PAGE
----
Defund Facial Recognition

Ahmaud Arbery. Breonna Taylor. Tony McDade. George Floyd. Rayshard Brooks. Oluwatoyin Salau. Robert Forbes . As each story has emerged of a Black life violently ended by law enforcement, white nationalists, or other forms of interpersonal violence, a multiracial movement for Black lives, led by Black activists, has kept pace. What has also kept pace are the disturbing and highly advanced police technologies used to spy on these activists. My mother survived the surveillance of the FBI’s counterintelligence program as a civil-rights activist in the 1960s. As a second-generation Black activist, I’m tired of being spied on by the police.
In June, in the midst of a mushrooming protest movement against increasingly visible police killings of Black people and a simultaneously exploding coronavirus pandemic that is taking Black lives at a disproportionate rate, IBM made the surprising announcement that it would stop selling, researching, or developing facial-recognition services. Amazon and Microsoft followed with their own announcements that they would not sell facial-recognition services or products to state and local police departments, pending federal regulation. As activists have emphasized the long-standing demand to defund police with a more modern call for technology companies to cut ties with law-enforcement agencies, facial-recognition companies face a come-to-Jesus moment of their own. But the companies that are deciding not to sell these controversial products as a powerful protest movement gains traction may be motivated more by a careful calculation of financial and public-relations risks than by concern for Black lives.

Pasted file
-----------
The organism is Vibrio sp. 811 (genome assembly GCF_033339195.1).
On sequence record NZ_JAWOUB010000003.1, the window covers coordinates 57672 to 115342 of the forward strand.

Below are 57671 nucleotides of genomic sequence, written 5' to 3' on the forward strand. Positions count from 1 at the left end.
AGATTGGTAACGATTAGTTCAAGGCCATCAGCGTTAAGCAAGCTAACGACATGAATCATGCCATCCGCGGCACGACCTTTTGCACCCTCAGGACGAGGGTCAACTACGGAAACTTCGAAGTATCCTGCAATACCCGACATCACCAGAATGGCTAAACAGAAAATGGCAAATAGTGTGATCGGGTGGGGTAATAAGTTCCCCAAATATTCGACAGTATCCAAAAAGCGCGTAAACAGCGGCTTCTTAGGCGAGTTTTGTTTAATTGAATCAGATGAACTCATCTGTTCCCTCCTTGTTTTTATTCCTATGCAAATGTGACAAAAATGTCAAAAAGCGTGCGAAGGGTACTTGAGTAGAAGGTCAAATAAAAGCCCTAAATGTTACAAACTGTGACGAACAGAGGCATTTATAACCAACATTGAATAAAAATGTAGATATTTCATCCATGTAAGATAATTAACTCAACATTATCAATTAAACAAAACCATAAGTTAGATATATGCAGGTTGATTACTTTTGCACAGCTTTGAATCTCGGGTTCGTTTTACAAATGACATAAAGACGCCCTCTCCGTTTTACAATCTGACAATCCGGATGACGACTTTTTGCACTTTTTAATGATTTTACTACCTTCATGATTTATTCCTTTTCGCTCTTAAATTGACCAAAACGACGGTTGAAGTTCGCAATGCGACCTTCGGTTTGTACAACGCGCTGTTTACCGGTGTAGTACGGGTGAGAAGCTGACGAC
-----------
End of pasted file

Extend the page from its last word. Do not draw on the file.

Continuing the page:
Black people in the U.S. are killed by police at more than twice the rate of white Americans, and in Minneapolis, where in May George Floyd was killed by police, officers are seven times more likely to use force against Black people than against white people. But in the 21st century, police violence is not limited to the overtly physical kind. Although we may never know its full extent , there is real evidence that covert, high-tech surveillance of Black activists and journalists helps drive brutal policing.
In 2015, facial-recognition technology was used to track and arrest Baltimore protesters reacting to the police murder of Freddie Gray, the young Black man who died in police custody from spinal injuries for which no one was held responsible. In the past few weeks, Homeland Security has spied on protesters in 15 cities using drone surveillance, while police body cameras equipped with facial-recognition technology have captured images of protesters. The comedian John Oliver has raised concerns that unchecked facial recognition is now one of policing’s most powerful tools.
[ Read: Who owns your face? ]
Rooted in discredited pseudoscience and racist eugenics theories that claim to use facial structure and head shape to assess mental...